Tagged
    0 Thread(s)
    Quote Originally Posted by merlinman
    due to kids, stress, maybe being over 50 I get a bad night sleep from time to time. When I have a hard training session scheduled for the next morning I find my performance predictably is off (heart rate up, tank empty). So my question is - am I better off skipping that workout or doing it as best I can? For example, yesterday I was supposed to do 3x15 minute intervals at threshold (300 watts). I managed 1 @15 minutes @ 296W, 1 at 13 minutes @289W, and the 3rd was 7 minutes @ 291W. I made the conscious choice to try to stay at the designated power level and bail on the minutes. But should I have gone for the time even if the power output declined (putting forth whatever effort I could muster)?
    interesting in a bunch of ways
    Over the past few years (55+) I can prolly count on both hands the nights I;ve had a 'great' sleep. Mostly I get a couple hrs, wake and get a few more... age? prolly? 'men'O pause' (as opposed to womenO pause) sometimes I think so... you gettin night sweats?

    anyway, over the years I can think of more times when I've felt like crap due to a bad night and had a surprisingly great day racing. And then there were those days when I felt like crap and truly performed that way. mental? maybe

    Looks like you 'fought' thru that, not with the results you'd hoped for, but al least your good effort. I would have also given it a 'go'. I think that's worth attempting.
    I think the real danger is not so much in 'over-exertion'; since that would take a number of days of reaching beyond what your body can accomplish in a healthy manner - as in 'overtraining'.
    The danger has always been, for me, that real fatigue (as opposed to just 'detonating' on a ride/race) causes slips in 'technique' that can cause real injury.
    I.E. - 5 weeks ago I was feeling really like I had gone over a plateau. So in my usual manner I started charging harder during workouts - did 5 very hard days back to back, the last 2 of which was a hill climb repeat day of 4K ft of climbing and then did the local Crit practice on the last day.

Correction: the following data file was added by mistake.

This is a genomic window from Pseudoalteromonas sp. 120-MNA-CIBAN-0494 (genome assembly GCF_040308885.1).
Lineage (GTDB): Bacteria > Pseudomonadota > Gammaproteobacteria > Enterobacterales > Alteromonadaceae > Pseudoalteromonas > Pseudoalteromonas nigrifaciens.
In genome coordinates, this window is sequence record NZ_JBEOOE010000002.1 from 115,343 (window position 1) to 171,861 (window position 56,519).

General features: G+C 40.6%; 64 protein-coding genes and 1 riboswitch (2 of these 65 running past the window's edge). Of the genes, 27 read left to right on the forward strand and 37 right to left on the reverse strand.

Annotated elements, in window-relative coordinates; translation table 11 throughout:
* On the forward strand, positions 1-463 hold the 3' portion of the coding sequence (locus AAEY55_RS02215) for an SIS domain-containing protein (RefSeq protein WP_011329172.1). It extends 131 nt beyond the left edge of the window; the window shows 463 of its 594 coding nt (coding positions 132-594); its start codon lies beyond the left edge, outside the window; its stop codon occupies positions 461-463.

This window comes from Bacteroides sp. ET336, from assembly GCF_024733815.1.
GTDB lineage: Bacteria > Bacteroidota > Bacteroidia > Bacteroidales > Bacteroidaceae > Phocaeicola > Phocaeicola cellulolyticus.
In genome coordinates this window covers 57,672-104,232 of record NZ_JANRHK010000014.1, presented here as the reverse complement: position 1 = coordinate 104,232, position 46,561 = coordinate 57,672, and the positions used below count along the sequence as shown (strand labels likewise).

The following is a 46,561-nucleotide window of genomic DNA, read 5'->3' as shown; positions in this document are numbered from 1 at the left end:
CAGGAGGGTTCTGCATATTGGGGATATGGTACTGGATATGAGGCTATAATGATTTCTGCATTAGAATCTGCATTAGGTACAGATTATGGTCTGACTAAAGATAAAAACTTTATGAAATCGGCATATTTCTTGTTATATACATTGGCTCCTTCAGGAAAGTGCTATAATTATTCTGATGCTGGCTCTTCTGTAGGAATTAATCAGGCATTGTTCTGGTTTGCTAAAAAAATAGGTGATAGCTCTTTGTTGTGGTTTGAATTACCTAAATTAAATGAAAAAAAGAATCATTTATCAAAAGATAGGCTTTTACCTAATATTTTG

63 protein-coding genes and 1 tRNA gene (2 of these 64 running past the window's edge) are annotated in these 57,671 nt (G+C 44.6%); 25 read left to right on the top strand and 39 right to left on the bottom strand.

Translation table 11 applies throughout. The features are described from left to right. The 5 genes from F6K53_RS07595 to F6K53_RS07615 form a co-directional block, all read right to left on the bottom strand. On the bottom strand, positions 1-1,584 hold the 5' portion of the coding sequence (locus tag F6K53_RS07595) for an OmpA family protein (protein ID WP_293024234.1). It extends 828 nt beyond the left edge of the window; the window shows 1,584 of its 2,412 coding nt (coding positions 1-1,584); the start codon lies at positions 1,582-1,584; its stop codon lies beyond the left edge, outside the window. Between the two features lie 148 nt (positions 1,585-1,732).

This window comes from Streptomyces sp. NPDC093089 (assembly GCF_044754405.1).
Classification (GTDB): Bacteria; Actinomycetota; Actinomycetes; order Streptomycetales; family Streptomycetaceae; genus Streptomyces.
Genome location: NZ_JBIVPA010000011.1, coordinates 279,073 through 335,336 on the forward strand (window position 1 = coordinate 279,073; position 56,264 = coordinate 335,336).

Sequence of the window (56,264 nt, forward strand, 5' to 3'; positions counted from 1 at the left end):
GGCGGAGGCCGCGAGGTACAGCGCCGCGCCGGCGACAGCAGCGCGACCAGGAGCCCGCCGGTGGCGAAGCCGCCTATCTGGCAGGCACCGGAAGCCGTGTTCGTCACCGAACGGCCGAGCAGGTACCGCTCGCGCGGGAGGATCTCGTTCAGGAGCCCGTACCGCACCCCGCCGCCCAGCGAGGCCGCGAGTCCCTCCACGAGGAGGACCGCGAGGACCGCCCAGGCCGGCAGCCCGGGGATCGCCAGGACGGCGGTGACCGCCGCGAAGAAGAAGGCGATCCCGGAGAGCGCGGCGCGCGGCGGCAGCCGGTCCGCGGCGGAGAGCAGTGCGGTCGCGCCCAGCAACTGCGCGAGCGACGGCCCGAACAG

That last day was brutal, riding with the local 20 & 30 yr olds. It was hard enough for me to really blow off the back eventually. And in the process I did some sort of 'damage' to both knees. Felt it the next day. COuld barely manage a light tempo ride of 25 miles. Now 4 weeks later, I'm still feeling the effects in one knee and the other feels almost 'normal'. But it took all 4 weeks to start recovering.
    When I'm really fatigued I tend to slide into 'poor' posture and technique, either one of which can cause me injury if I'm really pushing. So when I'm in that state I try to really focus on technique and posture and if I can't maintain it properlly I usually back off - except 5 weeks ago when I got stoopid again

  8. #8
    seattle based cyclist merlinman's Avatar
    Join Date
    Mar 2007
    My Bikes
    Merlin Extralight, Gios Steel, Schwinn Voyageur fixie
    Posts
    173
    Mentioned
    0 Post(s)
    Tagged
    0 Thread(s)
    got better sleep the last two nights (not perfect but normal - wake up at 3, back to sleep, up at 5). yesterday was a rest day. Did 3x Cougar Mountain today - 2.25 miles, 1,000 feet elevation, 8.5% grade. Not trying to kill it - just a hard effort. Averaged 300W first one (16:37), 282W on second, 276W on 3rd. Decent effort and felt ok. So the issue with Wednesday was not overtraining in general but the sleep deprivation of the night before. Maybe the answer is it doesn't matter what you do that next day????
    Andiamo!!

  9. #9
    Junior Member
    Join Date
    Oct 2006
    Posts
    7
    Mentioned
    0 Post(s)
    Tagged
    0 Thread(s)
    I am a medical resident, so I am often riding on zero sleep after a 30 hour shift. It hurts like hell. The first 20 minutes I am definitely slow, but then I just pick up and get back into it. OVerall, I have no doubt that its not my peak performance, but if you are going to have a stressful lifestyle without a lot of free time, you just have to suck it up and do it. In the end you'll be happy you did.